Bankruptcy can be a welcome relief when you are struggling with debt. When you are caught in a debt that cannot be forgiven or written off, then you may consider filing for personal bankruptcy.
However, it is not uncommon for the court to deny a bankruptcy petition. If this happens, you might want to understand what went wrong so you can figure out your next course of action. Here are three instances when your petition for personal bankruptcy may be denied:
If you do not qualify
Bankruptcy laws have very strict eligibility requirements that you must meet to file successfully. For instance, if you are going for Chapter 7, you have to pass the income and means test. If you do not, your petition will likely be denied. And if you are going for Chapter 13, you must show that you have sufficient income to come up with a payment plan.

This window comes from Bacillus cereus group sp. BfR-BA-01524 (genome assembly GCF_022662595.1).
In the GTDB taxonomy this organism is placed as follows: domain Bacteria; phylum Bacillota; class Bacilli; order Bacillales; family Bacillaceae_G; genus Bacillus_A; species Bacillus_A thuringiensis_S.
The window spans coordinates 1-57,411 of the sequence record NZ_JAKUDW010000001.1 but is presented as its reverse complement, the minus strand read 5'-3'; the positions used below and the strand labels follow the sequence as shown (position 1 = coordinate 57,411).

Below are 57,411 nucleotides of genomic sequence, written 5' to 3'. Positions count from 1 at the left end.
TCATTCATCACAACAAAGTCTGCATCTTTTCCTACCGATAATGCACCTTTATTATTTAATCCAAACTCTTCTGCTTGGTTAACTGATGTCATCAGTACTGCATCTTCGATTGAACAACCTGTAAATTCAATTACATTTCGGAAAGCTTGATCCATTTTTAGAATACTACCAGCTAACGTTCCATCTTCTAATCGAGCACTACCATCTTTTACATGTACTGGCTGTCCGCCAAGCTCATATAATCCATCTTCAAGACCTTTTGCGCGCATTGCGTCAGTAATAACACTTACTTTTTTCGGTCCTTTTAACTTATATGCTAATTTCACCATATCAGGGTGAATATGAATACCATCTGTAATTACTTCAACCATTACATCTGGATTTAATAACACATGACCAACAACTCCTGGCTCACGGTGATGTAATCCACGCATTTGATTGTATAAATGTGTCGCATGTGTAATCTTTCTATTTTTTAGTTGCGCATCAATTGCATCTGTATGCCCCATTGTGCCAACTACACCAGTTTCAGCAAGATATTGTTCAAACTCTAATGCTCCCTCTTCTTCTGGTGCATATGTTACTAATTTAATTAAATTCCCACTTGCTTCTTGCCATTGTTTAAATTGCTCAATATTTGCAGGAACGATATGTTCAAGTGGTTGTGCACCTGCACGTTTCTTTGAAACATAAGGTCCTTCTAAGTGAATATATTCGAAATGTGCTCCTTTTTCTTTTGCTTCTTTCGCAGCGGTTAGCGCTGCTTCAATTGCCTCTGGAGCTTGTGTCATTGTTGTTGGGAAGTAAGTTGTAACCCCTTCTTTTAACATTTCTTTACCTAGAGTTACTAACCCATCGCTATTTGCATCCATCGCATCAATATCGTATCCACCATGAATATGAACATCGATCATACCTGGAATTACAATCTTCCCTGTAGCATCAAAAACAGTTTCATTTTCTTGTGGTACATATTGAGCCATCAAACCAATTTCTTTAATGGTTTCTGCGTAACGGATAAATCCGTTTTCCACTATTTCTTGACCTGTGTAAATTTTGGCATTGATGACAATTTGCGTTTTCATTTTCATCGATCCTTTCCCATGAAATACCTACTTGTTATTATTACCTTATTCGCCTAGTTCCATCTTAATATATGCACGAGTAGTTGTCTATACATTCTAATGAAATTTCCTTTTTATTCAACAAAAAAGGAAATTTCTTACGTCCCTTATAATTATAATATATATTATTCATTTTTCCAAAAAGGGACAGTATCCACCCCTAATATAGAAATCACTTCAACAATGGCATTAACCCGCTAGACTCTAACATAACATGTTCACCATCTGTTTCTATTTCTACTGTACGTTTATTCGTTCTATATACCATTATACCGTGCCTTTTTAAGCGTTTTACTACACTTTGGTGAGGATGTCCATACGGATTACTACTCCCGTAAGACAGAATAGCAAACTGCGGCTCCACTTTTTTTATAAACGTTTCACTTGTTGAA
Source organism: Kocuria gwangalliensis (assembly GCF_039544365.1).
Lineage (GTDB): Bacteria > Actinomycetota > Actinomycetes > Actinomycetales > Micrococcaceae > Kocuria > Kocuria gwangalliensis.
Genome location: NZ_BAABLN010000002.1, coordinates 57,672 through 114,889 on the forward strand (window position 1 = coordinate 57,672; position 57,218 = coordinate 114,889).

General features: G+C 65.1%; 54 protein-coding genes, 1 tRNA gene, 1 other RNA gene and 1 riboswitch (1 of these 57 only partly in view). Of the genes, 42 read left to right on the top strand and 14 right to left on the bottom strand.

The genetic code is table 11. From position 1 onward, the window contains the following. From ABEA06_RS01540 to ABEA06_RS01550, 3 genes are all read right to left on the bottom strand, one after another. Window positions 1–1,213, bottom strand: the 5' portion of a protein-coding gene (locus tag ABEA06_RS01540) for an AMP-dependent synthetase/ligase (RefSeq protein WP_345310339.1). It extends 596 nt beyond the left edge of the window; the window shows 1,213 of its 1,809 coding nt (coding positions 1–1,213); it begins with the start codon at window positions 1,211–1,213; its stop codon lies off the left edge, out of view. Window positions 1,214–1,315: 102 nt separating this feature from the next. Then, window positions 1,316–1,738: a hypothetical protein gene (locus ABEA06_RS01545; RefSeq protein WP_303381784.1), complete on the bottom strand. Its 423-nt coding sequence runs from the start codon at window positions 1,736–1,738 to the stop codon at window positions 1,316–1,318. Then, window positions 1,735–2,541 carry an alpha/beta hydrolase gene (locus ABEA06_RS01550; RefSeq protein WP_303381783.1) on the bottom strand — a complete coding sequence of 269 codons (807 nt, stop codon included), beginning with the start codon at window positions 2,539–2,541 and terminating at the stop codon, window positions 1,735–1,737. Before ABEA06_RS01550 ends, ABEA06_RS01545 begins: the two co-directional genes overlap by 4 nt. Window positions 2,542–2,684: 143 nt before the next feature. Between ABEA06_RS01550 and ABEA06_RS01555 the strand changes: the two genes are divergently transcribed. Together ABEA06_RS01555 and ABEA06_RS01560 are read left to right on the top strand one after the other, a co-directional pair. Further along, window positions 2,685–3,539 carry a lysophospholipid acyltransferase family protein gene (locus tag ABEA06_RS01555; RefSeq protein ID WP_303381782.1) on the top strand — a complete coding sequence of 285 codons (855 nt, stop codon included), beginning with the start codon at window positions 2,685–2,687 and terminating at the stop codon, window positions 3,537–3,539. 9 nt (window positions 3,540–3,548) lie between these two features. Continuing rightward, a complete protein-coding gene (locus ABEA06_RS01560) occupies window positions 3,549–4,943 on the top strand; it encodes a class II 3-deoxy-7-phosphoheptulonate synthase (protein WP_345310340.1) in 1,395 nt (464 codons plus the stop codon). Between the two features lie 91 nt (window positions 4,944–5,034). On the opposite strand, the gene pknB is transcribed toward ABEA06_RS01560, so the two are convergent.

Lying about your assets
Some people attempt to cheat the system by lying about their assets. If a court discovers this and considers it fraud, you could face criminal charges as well as a denial of your bankruptcy application.
Failing to get the paperwork right
While filing for bankruptcy, you will be required to provide several financial documents like your tax records, income sources, monthly living expenses, loan documents as well as car titles and other assets in your name. Your bankruptcy petition could be denied if you do not provide the right paperwork.
Let’s face it, the process of filing for bankruptcy can be intimidating, especially when creditors are in hot pursuit. Understanding how bankruptcy laws work can help make the process simpler and ensure that you avoid pitfalls that can jeopardize your petition.